MARK TWAIN WROTE TO FORGET TROUBLE
Letters Tell of Emotions When His Publishing House and Fortune Were Wiped Out.
STRUGGLED TO SAVE FIRM
Notes to Friends and Partner Are Revealed in A Collection Just Bought by a Dealer.
An intimate view of the emotions and struggles of Mark Twain (Samuel Clemens) when his fortune was being swept away by the publishing house he had bought, described informally by the author himself in his letters to his friends and his business partner, came to light yesterday in a group of old papers purchased from a New York man's estate by Aaron Mendoza, a dealer in old books of 15 Ann Street.
Most of the Mark Twain letter are of the late 80s and the early 90s, when the million dollars which his books had brought him were swept away in a period when, as he himself said, everything he touched turned to gold. The letters reveal him as harassed, but kindly, honest far beyond his legal obligations, and writing to keep his mind off his troubles.
Mr. Clemens bought out the publishing house of Charles L. Webster & Co., which has issued some of his most successful books, and became two-thirds owner of a business in which his partner was F. J. Hall. The company made a huge success of the "Memoirs of Ulysses S. Grant," and the canceled checks paid to General Grant and later to his widow for royalties are included in Mr. Mendoza's collection.
Lavish Edition Costly.
The company had only a small collection of titles, however, and its publication of the "Library of American Literature," a lavish eleven-volume publication which had to be sold on subscription brought it into perilous waters at a time when Clemens was pouring money into a typesetting machine which was not perfected until the Mergenthaler machine had already come into the market.
One of Mark Twain's letters was addressed to Hall in 1893 and approved Hall's proposal to try to sell the rights to the book to another publisher. Mr. Clemens referred to it as a "fatal book," and continued:
"I feel panicky.
"I think the sale might be made with better advantage, however, now than later."
Meanwhile Mr. Clemens was trying to borrow money to keep the publishing house from sinking, and there is one little note, written in Munich, introducing Hall to Andrew Carnegie, with a view to getting Mr. Carnegie to buy into the company. At one time in his correspondence the author evidently feared that he had written sharply to his partner, for he added at the end of a letter:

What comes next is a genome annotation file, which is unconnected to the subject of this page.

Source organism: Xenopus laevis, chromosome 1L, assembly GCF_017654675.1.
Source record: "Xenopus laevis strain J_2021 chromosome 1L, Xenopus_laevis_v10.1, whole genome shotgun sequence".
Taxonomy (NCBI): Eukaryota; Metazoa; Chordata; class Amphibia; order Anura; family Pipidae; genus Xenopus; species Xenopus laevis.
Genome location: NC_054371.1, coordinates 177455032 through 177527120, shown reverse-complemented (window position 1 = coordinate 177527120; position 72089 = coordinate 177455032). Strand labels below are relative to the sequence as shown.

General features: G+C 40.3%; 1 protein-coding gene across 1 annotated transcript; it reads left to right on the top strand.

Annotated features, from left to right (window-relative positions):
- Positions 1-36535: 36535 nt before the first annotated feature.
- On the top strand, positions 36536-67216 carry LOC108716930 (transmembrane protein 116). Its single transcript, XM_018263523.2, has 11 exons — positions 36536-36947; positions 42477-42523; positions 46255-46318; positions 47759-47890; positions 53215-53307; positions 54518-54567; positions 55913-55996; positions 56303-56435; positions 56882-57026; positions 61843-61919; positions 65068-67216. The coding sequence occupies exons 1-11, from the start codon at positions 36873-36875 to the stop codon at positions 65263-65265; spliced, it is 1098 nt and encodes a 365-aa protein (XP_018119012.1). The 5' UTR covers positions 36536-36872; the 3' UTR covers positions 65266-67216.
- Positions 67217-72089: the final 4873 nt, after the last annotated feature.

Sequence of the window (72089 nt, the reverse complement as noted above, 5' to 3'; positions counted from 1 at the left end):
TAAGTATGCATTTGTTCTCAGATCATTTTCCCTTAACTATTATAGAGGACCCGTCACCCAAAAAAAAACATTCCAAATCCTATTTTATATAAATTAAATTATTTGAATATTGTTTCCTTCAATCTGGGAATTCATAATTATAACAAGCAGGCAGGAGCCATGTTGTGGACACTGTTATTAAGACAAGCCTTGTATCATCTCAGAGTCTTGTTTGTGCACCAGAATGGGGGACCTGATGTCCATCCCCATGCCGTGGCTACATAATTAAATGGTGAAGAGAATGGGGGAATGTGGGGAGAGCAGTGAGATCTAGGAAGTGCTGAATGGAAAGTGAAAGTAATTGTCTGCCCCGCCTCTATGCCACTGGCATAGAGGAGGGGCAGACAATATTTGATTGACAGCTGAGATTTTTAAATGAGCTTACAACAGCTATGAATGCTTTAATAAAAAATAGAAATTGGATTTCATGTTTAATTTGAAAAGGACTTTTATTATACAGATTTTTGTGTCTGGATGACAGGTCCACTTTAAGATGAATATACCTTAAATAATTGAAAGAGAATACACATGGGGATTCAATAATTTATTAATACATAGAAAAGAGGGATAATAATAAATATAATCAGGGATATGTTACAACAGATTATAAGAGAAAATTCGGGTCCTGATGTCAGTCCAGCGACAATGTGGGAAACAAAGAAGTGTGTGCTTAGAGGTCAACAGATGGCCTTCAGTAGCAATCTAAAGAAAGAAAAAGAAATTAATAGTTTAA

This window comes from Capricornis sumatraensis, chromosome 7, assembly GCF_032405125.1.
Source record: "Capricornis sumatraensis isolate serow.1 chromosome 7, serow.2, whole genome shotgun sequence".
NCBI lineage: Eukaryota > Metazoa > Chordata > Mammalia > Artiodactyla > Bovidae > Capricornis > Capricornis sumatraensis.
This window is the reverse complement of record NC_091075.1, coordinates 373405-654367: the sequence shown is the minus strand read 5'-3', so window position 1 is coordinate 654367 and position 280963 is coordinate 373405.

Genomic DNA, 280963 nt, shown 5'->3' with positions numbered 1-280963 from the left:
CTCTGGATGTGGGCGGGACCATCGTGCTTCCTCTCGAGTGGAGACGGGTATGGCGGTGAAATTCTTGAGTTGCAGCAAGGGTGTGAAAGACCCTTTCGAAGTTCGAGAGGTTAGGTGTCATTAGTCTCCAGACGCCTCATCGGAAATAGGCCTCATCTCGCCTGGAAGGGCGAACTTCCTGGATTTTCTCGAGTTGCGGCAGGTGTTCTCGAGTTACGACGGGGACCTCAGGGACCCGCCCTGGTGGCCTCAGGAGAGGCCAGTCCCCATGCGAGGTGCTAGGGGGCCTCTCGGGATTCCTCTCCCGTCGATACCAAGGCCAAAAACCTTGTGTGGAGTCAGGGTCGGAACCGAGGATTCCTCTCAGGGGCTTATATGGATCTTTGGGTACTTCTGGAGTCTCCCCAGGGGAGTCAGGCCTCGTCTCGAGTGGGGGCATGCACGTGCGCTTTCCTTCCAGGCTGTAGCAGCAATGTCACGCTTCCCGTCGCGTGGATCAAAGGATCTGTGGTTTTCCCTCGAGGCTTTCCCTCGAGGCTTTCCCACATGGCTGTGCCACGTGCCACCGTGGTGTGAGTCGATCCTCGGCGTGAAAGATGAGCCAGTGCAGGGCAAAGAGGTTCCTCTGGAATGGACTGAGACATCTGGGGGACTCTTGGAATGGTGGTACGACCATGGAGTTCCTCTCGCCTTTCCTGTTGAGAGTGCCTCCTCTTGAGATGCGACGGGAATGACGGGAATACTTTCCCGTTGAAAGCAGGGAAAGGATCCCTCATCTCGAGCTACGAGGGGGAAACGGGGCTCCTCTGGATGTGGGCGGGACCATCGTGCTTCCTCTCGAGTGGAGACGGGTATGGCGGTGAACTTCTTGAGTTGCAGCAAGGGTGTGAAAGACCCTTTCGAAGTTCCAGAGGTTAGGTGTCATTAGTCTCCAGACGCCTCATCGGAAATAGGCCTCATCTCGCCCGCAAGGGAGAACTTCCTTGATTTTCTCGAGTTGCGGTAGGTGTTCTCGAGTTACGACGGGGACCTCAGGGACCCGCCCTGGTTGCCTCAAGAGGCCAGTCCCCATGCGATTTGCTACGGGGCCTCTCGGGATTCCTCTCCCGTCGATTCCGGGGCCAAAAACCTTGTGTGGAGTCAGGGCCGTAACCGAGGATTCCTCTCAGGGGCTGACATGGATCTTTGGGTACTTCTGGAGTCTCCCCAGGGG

"Tear up yesterday's ill-tempered letter."
In that same difficult year he wrote to Hall:
"I mean to ship 'Pudd'nhead Wilson' to you--say tomorrow. It'll furnish me cash for a while. I reckon I am almost sorry it is finished. It was good entertainment to work at it and kept my mind away from other things."
Mrs. Clemens also was playing her part in the struggle, for she insisted that Hall stop making remittances to them and apply such payments to the business.
Insisted on Paying Debts.
On Aug. 14, 1893, Mark Twain wrote:
"I strongly advise that every penny that comes in shall be applied to paying off debts....We can pay a part of the debts owing to outsiders - none to the Clemenses. In very prosperous times we might regard our stock and copyrights as assets sufficient to square up and quit even, but I suppose we may not hope for such luck in the present condition of things."
One of the Clemens letters to Hall concludes:
"Merry Xmas to you!
"- & I wish to God I could have one myself before I die."
The publishing house finally went to the wall in 1894. Clemens continued to write in Europe and eventually paid off every cent of the company's indebtedness.
Besides the Mark Twain letters and the Grant checks, the Mendoza collection includes the prayerbook of Washington Irving. On its title page is inscribed Irving's name, the date, Nov., 1849, and the notation "Christ Church."
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